Posted on 27th October 2015
In recent years there has been a gradual shift away from a “doctor knows best” model of care towards a patient-directed approach, of which informed consent is an important feature. Continuing the trend, propelled forward by this year’s decision in Montgomery v Lanarkshire Health Board  UKSC 11, again consent has come to the fore in Kathleen Jones v Royal Devon and Exeter NHS Foundation Trust .
As a preface to this case note, the following from the Department of Health guide to consent for treatment (quoted in the judgment itself) is worth bearing in mind:
“The seeking and giving of consent is usually a process, rather than a one-off event. …Clinicians should then check, before the procedure starts, that the person still consents. If a person is not asked to signify their consent until just before the procedure is due to start, at a time when they may be feeling particularly vulnerable, there may be real doubt as to its validity.”
Mrs Jones suffered from a central spinal canal stenosis which was due to a bulging disk in her lumbar spine. After trying physiotherapy and an epidural injection, she saw Mr Chan, a highly regarded Consultant Orthopaedic Spinal Surgeon at Exeter hospital to discuss her treatment options and elected to undergo bilateral decompression surgery by him. Mrs Jones was then put on a waiting list to have the operation performed by Mr Chan. After having to cut her holiday short due to pain, Mrs Jones saw her GP for advice on whether it was possible to bring the operation forward, which would necessitate a different, more junior surgeon, however her GP strongly advised her to wait for Mr Chan to become available. Mrs Jones knew several people who had been operated on by Mr Chan and followed her GP’s advice to wait for him to perform the operation.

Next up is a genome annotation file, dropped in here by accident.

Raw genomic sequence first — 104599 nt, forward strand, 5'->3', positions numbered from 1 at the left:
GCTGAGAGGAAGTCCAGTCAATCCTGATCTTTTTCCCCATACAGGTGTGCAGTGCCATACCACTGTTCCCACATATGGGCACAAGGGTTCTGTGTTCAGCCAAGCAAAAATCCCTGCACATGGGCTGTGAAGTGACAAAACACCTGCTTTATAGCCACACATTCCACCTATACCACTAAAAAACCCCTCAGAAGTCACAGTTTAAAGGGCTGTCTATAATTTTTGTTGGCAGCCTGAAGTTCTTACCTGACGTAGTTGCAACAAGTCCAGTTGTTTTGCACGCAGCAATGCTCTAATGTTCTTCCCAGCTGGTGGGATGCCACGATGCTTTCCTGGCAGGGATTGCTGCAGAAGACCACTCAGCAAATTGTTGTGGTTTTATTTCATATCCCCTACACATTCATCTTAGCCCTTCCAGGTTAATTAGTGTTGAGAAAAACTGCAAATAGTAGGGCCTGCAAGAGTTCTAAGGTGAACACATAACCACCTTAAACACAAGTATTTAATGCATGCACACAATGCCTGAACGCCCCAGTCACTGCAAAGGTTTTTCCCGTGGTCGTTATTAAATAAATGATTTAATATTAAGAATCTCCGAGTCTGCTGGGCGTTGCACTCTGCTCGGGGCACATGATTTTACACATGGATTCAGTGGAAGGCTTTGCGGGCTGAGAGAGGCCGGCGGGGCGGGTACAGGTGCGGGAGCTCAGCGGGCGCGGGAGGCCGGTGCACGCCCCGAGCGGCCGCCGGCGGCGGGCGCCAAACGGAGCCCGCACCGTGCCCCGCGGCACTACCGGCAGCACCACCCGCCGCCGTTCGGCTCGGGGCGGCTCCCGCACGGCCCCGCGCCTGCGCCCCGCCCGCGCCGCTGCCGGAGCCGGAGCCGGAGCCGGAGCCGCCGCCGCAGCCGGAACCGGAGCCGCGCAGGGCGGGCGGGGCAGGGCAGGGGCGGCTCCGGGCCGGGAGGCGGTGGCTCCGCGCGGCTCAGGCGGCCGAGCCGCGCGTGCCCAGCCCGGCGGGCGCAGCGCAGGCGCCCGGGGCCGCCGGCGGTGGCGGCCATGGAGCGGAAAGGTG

Contrary to the defendant’s contention that consent for the operation to be performed by Mr Sundaram was obtained several days before when Mrs Jones signed the operation consent form, the judge found for the claimant: Mrs Jones was informed by a nurse on the day of the operation, just prior to going into theatre, that unfortunately Mr Chan was not available and a Mr Sundaram would be performing the surgery. Clearly, after her husband had dropped her off and she was in her hospital gown, Mrs Jones felt that she was “beyond the point of no return” and accordingly saw through the operation.
It was important evidence that the claimant went to see her GP about bringing her operation forward, but declined on advice in order to wait specifically for Mr Chan. This substantiated the judge’s finding that had Mrs Jones known in advance that Mr Chan was not going to perform the operation, she would not have consented to the procedure being performed by another surgeon. A key part of the judgment is at para 35 where the judge referred to Chester v Afshar  UKHL 41:
“I start with the proposition that the law which imposed the duty to warn on the doctor has at its heart the right of the patient to make an informed choice as to whether and if so which and by whom, to be operated on. Patients may have, and are entitled to have, different views about these matters.
… For some the choice may be easy – simply to agree or to decline the operation. But for many the choice will be a difficult one, requiring time to think, to take advice and to weigh up the alternatives.”
This crucial choice: time seek advice and weigh up her options was not afforded to Mrs Jones.
Unfortunately the operation did not go without complication and Mrs Jones has been left with Cauda Equina syndrome due to a tear in the dura which caused severe damage to several nerve roots. Her damage is permanent and disabling: she suffers from considerable pain, bowel and bladder dysfunction, backache, numbness and very poor mobility. Although the judge did not accept that the surgeon had been negligent in his conduct of the operation, he accepted expert evidence to the effect that there is a much lesser risk of such complications occurring where the surgery is carried out by a more experienced surgeon therefore it was “more likely than not that Mrs Jones would not have suffered the injury had her operation been performed by Mr Chan”.
Although only a county court decision, this demonstrates the wide-reaching applications of Montgomery and how the patient’s right to be fully informed is not a hollow one, but one which the courts are prepared to back up by awarding damages where medical professionals fail to fulfil their duty to inform of all issues that are material to that particular patient.
By Katie McFarlane, Medical Negligence team.
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